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    Leonid meteors set skies a-sparkle, with moonlight out of the way

    There’s no greater reminder that we’re on a tiny planet tumbling through space than the advent of a meteor shower — when Earth rolls through a trail of debris left by a comet.

    This month it’s the Leonid meteors, and sometimes they even storm.


    The Leonids are known for being “fickle,” as Space.com puts it. Some years they provide nary a trickle. But other years have seen massive storms with tens or even hundreds of thousands of meteors per hour.

    Leonid meteor shower
    Leonid meteor shower (Shutterstock)

    This might be a trickle year. But that still could net anywhere from 10 to 15 shooting stars hourly. Overnight Monday into Tuesday is when to catch the most meteors. Although they seem to emanate from Leo the Lion, they can be seen anywhere. And though Monday night is the peak, you might catch some before and after.


    Volume or no, these meteors are fast, hitting Earth’s atmosphere at 45 miles per second, or 161,000 mph, Space.com said. They’re also distinctive for the propensity to produce both fireballs and earth-grazers.

    Two hundred years ago, in 1833, the Leonids came so fast and furious that some people thought the world was ending. It seemed to be raining stars, and it spawned iconic depictions in various forms of artwork. It also gave birth to the citizen scientist movement, according to National Geographic, as well as the understanding of where meteor showers come from.

    “Prior to the Leonid storm of 1833, meteors were thought to be atmospheric phenomena, like rain or snow,” Earthsky recounted. “But scientists were curious. Why was the 1833 shower so strong?”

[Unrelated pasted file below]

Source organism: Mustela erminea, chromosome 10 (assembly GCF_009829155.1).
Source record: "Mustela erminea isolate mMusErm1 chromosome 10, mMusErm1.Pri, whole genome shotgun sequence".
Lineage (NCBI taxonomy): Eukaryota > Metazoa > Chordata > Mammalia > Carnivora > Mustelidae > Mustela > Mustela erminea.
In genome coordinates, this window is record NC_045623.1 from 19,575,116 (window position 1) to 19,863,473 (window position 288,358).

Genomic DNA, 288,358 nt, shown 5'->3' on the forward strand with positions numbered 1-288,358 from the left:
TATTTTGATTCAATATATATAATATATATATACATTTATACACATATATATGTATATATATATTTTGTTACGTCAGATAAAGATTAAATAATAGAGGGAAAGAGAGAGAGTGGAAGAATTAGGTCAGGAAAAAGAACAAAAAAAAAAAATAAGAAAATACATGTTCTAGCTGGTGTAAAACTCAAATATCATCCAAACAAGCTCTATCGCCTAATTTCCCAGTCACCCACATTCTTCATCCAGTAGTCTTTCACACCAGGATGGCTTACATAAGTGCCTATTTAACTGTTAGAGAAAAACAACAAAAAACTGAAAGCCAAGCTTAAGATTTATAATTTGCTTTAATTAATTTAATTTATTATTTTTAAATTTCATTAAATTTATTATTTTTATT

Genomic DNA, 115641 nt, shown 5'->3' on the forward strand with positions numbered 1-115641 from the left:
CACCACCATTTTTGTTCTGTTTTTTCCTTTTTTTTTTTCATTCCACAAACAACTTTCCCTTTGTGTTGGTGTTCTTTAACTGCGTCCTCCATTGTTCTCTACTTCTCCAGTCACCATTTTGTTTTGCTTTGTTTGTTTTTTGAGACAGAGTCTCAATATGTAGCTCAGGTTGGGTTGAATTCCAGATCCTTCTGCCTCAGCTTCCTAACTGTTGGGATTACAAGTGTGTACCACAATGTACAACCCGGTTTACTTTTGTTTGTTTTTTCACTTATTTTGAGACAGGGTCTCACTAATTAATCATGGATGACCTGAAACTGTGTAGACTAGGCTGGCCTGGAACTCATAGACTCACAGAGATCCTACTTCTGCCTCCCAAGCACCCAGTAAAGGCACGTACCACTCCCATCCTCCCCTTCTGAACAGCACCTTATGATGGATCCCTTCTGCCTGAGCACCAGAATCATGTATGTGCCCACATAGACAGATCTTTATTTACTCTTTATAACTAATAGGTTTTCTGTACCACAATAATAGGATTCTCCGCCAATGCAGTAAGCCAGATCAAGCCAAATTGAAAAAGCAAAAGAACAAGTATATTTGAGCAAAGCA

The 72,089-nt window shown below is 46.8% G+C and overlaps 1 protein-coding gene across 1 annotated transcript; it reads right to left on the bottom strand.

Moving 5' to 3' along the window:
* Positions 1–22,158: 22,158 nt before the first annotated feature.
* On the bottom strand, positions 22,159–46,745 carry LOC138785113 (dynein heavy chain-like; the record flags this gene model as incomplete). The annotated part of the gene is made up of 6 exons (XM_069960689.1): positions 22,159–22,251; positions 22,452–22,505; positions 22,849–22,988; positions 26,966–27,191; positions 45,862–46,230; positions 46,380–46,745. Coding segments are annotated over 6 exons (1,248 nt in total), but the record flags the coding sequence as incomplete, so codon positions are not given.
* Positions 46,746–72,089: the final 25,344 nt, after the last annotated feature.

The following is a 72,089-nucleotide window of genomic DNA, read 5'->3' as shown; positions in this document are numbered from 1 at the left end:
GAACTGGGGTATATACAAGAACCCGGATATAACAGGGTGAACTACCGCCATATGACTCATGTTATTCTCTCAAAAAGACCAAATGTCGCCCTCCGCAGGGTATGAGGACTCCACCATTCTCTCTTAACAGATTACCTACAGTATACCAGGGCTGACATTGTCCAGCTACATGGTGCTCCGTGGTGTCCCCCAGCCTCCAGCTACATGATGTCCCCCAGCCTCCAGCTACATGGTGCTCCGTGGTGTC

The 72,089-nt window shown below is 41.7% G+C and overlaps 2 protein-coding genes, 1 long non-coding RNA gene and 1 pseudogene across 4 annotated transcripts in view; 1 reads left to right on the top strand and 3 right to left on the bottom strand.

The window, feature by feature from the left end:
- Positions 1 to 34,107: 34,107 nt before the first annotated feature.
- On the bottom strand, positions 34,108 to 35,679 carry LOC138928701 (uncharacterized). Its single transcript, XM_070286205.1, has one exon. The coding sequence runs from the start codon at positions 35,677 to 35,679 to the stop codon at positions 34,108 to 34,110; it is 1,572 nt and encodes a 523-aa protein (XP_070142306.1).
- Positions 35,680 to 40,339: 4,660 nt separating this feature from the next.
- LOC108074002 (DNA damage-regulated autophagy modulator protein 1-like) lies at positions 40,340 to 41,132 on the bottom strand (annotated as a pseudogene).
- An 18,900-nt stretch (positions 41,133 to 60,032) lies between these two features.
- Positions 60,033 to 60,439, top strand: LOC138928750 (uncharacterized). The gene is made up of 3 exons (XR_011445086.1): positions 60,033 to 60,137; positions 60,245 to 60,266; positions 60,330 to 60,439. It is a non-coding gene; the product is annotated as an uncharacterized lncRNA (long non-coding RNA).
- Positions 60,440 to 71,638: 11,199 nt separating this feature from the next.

Two years later, in 1865, astronomers discovered the comet behind them — Tempel-Tuttle, named after its discoverers.

    Again in 1966, there was another meteor storm — defined as at least a thousand meteors per hour, according to NASA — as opposed to a shower. Numerous observers detailed the life-changing spectacle in riveting accounts compiled in NASA’s archives.

    They put on a decent display in 1998, too, as described by Universe Today.

    This year the Leonids are forecast to be rather ordinary, but even that can be pretty cool — “modest, though reliable,” as Earthsky put it. Also helping will be nearly moonless skies, as Earth’s waxing satellite will be just a sliver.

    “No storm or heightened meteor activity is anticipated for the Leonid meteor shower in 2020,” said Earthsky. “That’s because the parent comet of the Leonid shower is not nearby.”

    Tempel-Tuttle gets flung around the sun once every 33 years, and the next time it will be in our cosmic neighborhood is May 2031, Earthsky said.

    Leo the Lion, which will rise in the east at about 1 a.m. Tuesday (making Monday the night to stay up late).

    However, staring purely at the radiant could rob you of the best view.

    “You should not look only to the constellation of Leo to view the Leonids—they are visible throughout the night sky,” said NASA. “They will appear longer and more spectacular from this perspective. If you do look directly at the radiant, you will find that the meteors will be short—this is an effect of perspective called foreshortening.”


    And there’s more. The Leonids aren’t the only sky phenom this month. The night sky is chock full of planets, as detailed in Astronomy.com.

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